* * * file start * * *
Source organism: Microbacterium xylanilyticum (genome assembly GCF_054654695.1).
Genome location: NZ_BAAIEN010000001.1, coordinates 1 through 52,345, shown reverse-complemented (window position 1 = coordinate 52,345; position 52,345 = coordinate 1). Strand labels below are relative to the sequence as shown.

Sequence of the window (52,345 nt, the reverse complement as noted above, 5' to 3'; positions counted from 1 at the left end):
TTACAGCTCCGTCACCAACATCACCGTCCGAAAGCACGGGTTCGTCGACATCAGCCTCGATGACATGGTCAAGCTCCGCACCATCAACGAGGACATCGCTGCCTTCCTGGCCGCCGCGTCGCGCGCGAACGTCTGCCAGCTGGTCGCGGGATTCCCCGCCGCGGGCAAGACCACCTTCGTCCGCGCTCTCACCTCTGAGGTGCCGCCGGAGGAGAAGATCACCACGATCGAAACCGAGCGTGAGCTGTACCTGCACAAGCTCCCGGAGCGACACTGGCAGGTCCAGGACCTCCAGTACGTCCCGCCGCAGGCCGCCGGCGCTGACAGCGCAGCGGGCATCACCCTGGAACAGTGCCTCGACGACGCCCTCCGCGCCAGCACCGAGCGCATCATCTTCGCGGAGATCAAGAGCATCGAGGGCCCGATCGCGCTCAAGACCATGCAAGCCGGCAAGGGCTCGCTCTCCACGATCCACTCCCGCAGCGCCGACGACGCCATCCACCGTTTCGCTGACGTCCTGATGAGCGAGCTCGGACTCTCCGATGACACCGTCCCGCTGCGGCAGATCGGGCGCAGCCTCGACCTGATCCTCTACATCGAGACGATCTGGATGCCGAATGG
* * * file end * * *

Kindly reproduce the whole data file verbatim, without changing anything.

Source organism: Microbacterium xylanilyticum (genome assembly GCF_054654695.1).
Genome location: NZ_BAAIEN010000001.1, coordinates 1 through 52,345, shown reverse-complemented (window position 1 = coordinate 52,345; position 52,345 = coordinate 1). Strand labels below are relative to the sequence as shown.

Sequence of the window (52,345 nt, the reverse complement as noted above, 5' to 3'; positions counted from 1 at the left end):
TTACAGCTCCGTCACCAACATCACCGTCCGAAAGCACGGGTTCGTCGACATCAGCCTCGATGACATGGTCAAGCTCCGCACCATCAACGAGGACATCGCTGCCTTCCTGGCCGCCGCGTCGCGCGCGAACGTCTGCCAGCTGGTCGCGGGATTCCCCGCCGCGGGCAAGACCACCTTCGTCCGCGCTCTCACCTCTGAGGTGCCGCCGGAGGAGAAGATCACCACGATCGAAACCGAGCGTGAGCTGTACCTGCACAAGCTCCCGGAGCGACACTGGCAGGTCCAGGACCTCCAGTACGTCCCGCCGCAGGCCGCCGGCGCTGACAGCGCAGCGGGCATCACCCTGGAACAGTGCCTCGACGACGCCCTCCGCGCCAGCACCGAGCGCATCATCTTCGCGGAGATCAAGAGCATCGAGGGCCCGATCGCGCTCAAGACCATGCAAGCCGGCAAGGGCTCGCTCTCCACGATCCACTCCCGCAGCGCCGACGACGCCATCCACCGTTTCGCTGACGTCCTGATGAGCGAGCTCGGACTCTCCGATGACACCGTCCCGCTGCGGCAGATCGGGCGCAGCCTCGACCTGATCCTCTACATCGAGACGATCTGGATGCCGAATGG